A Sane View on Immigration
Our immigration policies are counter to the philosophy of the country and certainly counter to sound economics.
Tom Glocer was the chief executive officer of Thomson Reuters, a leading global source of intelligent information for businesses and decision makers in the financial, legal, tax and accounting, scientific, healthcare and media markets.
Glocer originally joined Reuters Group in 1993 as vice president and deputy counsel of Reuters America and has held a number of senior leadership positions at Reuters, including President of Reuters LatAm and Reuters America, before being named CEO of Reuters Group PLC in July 2001, where he later oversaw the company's merger with the Thomson Corporation.
Glocer is on the board of Merck & Co., Inc., and serves as a member of the Council on Foreign Relations, the International Business Council of the World Economic Forum, the International Advisory Board of British American Business Inc., and various other corporate and philanthropic organizations. Glocer holds a bachelor's degree in political science from Columbia University and a J.D. from Yale Law School. You can read his blog at www.tomglocer.com.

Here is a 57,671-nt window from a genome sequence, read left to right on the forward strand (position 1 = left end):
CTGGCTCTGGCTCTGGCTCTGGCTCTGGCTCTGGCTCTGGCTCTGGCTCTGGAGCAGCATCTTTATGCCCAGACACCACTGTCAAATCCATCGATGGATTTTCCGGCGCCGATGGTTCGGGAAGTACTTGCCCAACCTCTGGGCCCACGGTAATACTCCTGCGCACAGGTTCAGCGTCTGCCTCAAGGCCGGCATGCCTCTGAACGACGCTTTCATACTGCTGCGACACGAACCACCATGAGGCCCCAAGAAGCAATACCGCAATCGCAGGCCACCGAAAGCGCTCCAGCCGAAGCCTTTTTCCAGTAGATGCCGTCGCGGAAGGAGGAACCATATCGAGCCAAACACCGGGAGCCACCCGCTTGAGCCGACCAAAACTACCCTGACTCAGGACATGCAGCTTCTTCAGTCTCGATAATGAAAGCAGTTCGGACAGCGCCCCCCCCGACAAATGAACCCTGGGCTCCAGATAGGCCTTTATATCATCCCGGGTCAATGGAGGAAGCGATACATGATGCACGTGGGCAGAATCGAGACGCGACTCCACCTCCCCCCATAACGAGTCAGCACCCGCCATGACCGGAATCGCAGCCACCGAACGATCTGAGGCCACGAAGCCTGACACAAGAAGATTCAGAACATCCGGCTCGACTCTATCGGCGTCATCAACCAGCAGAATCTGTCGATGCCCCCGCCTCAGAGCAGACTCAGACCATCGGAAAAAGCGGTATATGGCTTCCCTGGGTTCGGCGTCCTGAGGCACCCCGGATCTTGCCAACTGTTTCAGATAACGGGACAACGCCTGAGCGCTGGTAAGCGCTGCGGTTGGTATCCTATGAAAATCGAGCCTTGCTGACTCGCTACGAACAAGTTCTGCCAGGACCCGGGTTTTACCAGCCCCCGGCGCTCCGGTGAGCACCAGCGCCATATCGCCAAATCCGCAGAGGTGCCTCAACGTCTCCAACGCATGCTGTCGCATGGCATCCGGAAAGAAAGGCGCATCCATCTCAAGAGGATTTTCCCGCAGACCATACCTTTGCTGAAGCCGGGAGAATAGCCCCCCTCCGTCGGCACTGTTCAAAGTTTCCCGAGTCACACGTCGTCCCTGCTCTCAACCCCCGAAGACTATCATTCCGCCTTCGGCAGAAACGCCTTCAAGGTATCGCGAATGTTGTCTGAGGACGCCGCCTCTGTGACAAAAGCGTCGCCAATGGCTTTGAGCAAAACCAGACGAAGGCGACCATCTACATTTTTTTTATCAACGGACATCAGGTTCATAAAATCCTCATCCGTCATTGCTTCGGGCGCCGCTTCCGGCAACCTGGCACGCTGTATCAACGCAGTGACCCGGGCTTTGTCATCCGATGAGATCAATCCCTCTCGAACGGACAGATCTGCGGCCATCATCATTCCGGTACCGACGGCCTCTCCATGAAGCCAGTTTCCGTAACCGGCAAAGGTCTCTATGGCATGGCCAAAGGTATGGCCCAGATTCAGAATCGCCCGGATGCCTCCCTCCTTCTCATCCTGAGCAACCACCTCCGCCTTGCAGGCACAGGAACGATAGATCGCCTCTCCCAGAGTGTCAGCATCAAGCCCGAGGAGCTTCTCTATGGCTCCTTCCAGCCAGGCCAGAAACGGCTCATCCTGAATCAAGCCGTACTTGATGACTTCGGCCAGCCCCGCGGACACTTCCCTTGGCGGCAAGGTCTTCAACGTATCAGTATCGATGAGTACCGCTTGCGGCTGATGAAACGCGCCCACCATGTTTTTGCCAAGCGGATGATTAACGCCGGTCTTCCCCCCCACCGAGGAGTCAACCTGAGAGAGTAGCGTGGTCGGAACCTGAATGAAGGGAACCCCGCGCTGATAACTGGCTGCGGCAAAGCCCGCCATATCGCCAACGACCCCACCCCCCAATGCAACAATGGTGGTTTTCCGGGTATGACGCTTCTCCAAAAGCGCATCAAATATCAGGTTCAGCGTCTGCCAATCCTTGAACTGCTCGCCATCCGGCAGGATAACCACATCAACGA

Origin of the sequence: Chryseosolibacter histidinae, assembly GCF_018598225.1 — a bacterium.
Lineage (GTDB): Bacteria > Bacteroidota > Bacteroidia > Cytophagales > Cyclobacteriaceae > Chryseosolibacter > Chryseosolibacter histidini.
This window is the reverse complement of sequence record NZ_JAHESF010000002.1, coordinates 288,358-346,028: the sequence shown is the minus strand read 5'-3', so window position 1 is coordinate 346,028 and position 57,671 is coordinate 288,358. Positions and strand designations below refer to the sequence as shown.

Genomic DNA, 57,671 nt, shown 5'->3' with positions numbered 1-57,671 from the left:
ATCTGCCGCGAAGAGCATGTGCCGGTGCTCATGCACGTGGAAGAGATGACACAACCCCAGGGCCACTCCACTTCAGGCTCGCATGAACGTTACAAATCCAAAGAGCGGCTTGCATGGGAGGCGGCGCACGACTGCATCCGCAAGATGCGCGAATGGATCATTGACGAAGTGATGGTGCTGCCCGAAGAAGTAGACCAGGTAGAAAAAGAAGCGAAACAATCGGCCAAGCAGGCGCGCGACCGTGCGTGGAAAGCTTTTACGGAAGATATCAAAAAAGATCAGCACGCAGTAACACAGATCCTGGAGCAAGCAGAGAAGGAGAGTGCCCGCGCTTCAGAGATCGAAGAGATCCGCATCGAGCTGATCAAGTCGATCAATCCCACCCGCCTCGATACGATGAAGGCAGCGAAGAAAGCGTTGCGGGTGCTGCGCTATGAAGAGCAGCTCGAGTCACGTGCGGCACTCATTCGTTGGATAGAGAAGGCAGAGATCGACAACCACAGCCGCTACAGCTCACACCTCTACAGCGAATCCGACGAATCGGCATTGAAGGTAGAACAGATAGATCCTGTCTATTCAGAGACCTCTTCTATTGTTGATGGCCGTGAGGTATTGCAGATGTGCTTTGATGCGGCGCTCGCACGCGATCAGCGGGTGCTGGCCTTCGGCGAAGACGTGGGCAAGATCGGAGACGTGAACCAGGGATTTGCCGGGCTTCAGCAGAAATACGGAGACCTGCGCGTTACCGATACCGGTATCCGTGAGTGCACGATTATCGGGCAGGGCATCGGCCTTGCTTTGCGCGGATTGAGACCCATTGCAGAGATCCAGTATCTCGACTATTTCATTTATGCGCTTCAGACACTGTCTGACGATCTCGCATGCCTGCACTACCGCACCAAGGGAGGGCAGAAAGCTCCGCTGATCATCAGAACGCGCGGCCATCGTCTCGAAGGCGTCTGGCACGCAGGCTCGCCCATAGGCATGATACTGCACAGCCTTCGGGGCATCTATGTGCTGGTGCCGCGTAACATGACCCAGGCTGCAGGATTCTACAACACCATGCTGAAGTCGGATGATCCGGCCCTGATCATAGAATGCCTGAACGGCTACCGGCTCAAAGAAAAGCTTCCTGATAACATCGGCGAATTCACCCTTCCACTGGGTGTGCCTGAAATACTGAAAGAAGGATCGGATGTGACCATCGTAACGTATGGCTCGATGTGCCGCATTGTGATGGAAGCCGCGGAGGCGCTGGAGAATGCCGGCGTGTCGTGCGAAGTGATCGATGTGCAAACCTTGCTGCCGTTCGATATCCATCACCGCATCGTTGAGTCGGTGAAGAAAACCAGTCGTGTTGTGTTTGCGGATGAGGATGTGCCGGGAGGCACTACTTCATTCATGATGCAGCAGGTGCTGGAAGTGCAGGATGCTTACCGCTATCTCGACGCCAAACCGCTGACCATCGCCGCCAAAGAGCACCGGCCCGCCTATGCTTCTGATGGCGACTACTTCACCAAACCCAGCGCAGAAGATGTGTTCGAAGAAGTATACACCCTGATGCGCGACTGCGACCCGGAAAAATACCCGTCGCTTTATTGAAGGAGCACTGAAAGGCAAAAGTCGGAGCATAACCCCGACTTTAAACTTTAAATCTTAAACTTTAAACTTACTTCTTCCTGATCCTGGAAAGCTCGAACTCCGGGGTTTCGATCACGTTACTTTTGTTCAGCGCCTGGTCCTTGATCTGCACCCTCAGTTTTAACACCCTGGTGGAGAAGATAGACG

One obvious thing that the U.S. needs to do is to get our immigration policy in line.
It seems crazy that kids from all over the world still want to come to the U.S. for higher education, for PhD degree programs, in particular in science and engineering where we don't produce enough American grads, but as soon as they graduate they're forced to leave the country because they don't have the right work papers.
So the number one priority is to get our immigration policy right. Not only do I think it's stupid economics to force away the most highly trained folks in the very areas you need. I also think it's downright un-American. There is this wonderful lady that sits in the harbor in New York who beckons to the world and holds out this image that I think we still have for ourselves: "Bring us your tired. Bring us your hungry, your poor, et cetera", but that's actually not the way U.S. immigration policy works anymore.
I think it's both counter to the philosophy of the country and certainly counter to sound economics.
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